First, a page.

Fixing ViewSonic VX2245wm 22 inch LCD Monitor.
Being prone to all kinds of fixing, I recently offered to attempt to fix my running friend Brian’s no longer working 22″ LCD (Liquid Crystal Display) monitor – no picture…
He gave it to me on the way from one of our runs and when I found time a bit later I fixed it. This is my second successful fix of LCD monitor. So, if you want to learn how to do it yourself, read on!
I. Examining device, determining the problem.
There could be different problems with LCD monitors – capacitors going bad (most common), back-lighting tube light bulbs burned, PCB board (Printed Circuit Board)problems, etc.
1. So, first thing is to turn the monitor on and check it. I was glad that indicator light on the front of LCD lit up, indicating that power circuit is most likely okay.
2. Checking the screen with bright flash light showed no picture, telling me that back-lighting tube light bulbs are most likely okay too.
3. Then, next thing to do is to disassemble the monitor and examine PCB boards and its parts. If you are not sure how to do it, search on YouTube for your model, and usually video will be there!
3.1 Base must be detached first, by removing two plastic covers and unscrewing 6 screws. Keeping track what screws came from and store them organised!
Finally, the base unit is detached. It has USB ports, mike, headphones connections etc., but I did not have a separate power supply for that, and was unable to test it. It is completely electrically separated from Monitor.
3.2 Disassembling the monitor, by first unclipping plastic trim around the perimeter of Monitor by using a patty knife and flat screwdrivers. Most nerve wrecking part, as it’s always scary to break the plastic… I noticed that someone was trying to take it apart before me and damaged the trim slightly, fortunately it’s invisible from the front.
3.3 After the trim unclipped, the back cover is removed as well.
3.4 After the covers gone it’s time to get to PCB boards by removing the metal cover.
3.5 PCB Power Supply board is disconnected and removed from monitor completely. Bulging capacitors immediately noticeable. Obvious and most common problem! Hopefully it’s the only problem. Will see.
3.6 Problem is identified – 6 failed capacitors on Power Supply board. Good thing that they did not burst and did not leak, because electrolyte inside them could damage the board! These are parts of the board that work as a batteries, holding the charge and giving it away when PCB needs it. Now they need to be replaced! There is only one (!) shop in Greenville, SC where such parts can be ordered, and it happened to be a few blocks from my house – Wholesale Industrial Electronics at 2215 Old Buncombe Rd. Greenville, SC. 29609 (Phone (864) 235-8334), or it’s possible to find parts on eBay.
4. Ordering a set of capacitors on eBay for ~ $10. Did it this way, because there was a whole set offered for the monitor with exact specifications on capacitors. Also, just in case made a schematic of location and specs of capacitors on board. Better safe than sorry! 🙂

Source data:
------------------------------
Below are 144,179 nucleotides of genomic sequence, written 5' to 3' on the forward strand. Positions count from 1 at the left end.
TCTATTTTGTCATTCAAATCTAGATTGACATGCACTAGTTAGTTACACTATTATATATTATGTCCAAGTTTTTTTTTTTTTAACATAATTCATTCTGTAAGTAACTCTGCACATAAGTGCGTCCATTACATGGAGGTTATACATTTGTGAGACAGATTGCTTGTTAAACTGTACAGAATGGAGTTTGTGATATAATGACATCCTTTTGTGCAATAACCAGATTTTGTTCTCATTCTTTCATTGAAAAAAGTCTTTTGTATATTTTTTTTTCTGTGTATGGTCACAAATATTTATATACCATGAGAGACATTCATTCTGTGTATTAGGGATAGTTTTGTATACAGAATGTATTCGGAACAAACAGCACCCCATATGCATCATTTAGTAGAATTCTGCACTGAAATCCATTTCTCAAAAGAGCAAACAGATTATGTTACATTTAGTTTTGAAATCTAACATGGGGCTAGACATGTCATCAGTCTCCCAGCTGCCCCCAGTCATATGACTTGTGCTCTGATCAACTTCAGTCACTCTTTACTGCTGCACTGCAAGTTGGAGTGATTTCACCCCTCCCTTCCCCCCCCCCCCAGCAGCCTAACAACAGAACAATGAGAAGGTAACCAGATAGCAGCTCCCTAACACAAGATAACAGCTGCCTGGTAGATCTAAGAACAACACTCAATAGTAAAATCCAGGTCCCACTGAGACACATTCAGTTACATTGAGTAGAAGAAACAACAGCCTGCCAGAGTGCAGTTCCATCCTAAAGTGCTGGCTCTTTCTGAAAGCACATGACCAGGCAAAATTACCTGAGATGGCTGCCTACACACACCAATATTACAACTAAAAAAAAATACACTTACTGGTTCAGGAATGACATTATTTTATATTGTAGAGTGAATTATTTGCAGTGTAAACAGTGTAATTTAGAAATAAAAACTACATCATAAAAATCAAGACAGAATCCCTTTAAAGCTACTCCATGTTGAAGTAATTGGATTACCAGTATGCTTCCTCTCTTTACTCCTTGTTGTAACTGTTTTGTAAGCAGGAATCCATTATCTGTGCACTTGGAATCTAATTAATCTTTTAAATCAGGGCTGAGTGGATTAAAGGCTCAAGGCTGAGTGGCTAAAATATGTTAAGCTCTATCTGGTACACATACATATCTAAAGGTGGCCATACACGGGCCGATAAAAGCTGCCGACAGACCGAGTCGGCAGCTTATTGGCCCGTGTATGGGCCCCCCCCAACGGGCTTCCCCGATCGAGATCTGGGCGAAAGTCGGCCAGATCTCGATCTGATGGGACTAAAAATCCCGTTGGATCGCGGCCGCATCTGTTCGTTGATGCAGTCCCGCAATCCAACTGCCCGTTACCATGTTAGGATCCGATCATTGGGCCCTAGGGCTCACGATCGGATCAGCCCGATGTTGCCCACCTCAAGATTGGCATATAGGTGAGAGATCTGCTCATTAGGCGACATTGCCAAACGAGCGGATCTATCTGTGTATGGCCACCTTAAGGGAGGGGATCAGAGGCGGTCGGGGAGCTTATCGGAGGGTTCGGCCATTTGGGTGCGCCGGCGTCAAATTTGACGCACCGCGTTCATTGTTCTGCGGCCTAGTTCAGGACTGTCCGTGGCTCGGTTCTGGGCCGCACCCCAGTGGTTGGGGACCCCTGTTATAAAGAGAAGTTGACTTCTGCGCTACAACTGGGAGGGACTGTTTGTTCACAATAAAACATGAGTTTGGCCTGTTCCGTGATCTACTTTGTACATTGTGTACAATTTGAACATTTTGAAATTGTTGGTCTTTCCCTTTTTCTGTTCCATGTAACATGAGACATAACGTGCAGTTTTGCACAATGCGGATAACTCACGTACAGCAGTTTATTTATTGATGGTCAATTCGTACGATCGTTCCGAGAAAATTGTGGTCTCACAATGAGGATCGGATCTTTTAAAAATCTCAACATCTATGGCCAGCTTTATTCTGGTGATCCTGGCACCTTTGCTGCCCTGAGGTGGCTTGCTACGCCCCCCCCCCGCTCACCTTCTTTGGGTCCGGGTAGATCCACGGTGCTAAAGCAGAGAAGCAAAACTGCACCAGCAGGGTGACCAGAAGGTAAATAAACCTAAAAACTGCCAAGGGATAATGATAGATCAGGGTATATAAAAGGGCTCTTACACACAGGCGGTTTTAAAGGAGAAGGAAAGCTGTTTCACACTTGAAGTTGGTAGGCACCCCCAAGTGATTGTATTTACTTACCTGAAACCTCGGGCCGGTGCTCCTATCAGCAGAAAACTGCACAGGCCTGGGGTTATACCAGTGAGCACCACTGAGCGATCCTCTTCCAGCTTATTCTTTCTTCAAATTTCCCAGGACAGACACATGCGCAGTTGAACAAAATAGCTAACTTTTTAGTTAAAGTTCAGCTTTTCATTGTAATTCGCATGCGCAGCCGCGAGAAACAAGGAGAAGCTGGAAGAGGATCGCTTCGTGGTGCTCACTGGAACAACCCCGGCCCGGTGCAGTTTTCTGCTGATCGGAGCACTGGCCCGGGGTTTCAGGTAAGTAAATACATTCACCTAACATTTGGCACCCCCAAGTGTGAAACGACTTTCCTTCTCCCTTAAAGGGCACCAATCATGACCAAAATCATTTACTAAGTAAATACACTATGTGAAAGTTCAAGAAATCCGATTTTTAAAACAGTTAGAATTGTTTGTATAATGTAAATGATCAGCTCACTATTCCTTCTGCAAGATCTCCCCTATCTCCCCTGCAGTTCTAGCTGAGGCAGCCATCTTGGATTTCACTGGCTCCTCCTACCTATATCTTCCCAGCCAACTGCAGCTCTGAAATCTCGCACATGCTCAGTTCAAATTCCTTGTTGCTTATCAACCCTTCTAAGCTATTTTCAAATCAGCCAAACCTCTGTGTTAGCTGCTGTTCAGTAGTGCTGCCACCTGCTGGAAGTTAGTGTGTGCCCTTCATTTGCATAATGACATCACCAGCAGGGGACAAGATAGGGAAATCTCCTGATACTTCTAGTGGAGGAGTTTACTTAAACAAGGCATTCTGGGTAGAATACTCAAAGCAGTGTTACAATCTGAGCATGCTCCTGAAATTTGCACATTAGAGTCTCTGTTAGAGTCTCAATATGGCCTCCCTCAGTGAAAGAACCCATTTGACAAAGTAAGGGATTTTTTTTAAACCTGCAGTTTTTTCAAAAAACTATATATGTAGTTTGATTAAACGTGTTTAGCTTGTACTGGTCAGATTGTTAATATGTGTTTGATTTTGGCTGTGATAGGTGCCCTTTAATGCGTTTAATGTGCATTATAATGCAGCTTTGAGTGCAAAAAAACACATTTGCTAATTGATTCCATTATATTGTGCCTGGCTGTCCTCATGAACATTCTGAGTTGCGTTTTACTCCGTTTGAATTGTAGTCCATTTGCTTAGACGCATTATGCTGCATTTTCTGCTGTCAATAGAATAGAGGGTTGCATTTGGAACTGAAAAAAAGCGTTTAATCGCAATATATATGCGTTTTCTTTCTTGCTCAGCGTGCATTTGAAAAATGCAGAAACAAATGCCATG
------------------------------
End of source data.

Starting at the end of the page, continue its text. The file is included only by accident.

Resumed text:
5. Unsoldering and removing bulged capacitors from Power Supply board. I have a special unsodering iron with a suction bulb to do it easier, but regular soldering iron would work as well.
All six capacitors soldered out and now need to wait for new to be delivered.
II. Fixing the LCD problem.
6.) Soldering in new capacitors, watching to match polarity of them after eBay order delivered!
Putting in new capacitor according to specifications and polarity!
Bending the leads of new capacitor to keep it in place.
Soldering in new capacitor leads by regular soldering iron.
After soldering and checking for secure attachment, excess of leads are cut off.
Soldering in of all new capacitors completed. If you look carefully you’ll see the different soldering of my style and the factory. 🙂
All 6 new capacitors are soldered in. No more bulging! Board is ready to be returned into the monitor. Old bulging caps are on display above the board.
7.) Replacing the Power Supply board back into the Monitor and reconnecting all contacts.
Putting the metal cover of the boards back on.
7.1) Accident… Not always everything goes smoothly… One of the bolts on digital monitor connector broke… Maybe I screwed it in too tight? Need to somehow remove it and replace.
7.2) Drilling out the broken bolt on digital monitor connector. It went thru all right, forced by the drill bit to go thru the tread quickly. Feuu-u, no major repairs here, just put in the bolt from my monitor! 😎
Broken bolt removed and replaced with one from my other monitor. Must be very careful during repairs to not break something else! 🙂
8.) Quick check to see if problem is fixed! Connected the monitor to an old computer that was close by and Ураа-а-а! Monitor is working – displaying the image! Remember those “WinDoze”? 🙂
8.1) Finished reassembling the Monitor together in reversed order and reconnecting the base.
8.2) Final check of the Monitor after completed repair, by connecting it to my main computer with Linux Mint 14 (Ubuntu based) Operating System.
I let it run for a while and it works fine, but appears not very bright to me… It might be this particular model setting or something else is slowly going down? Or maybe it’s completely normal, as I just recently switched to LCD monitors.
Another thing is fixed and saved from landfill! Working fine! 🙂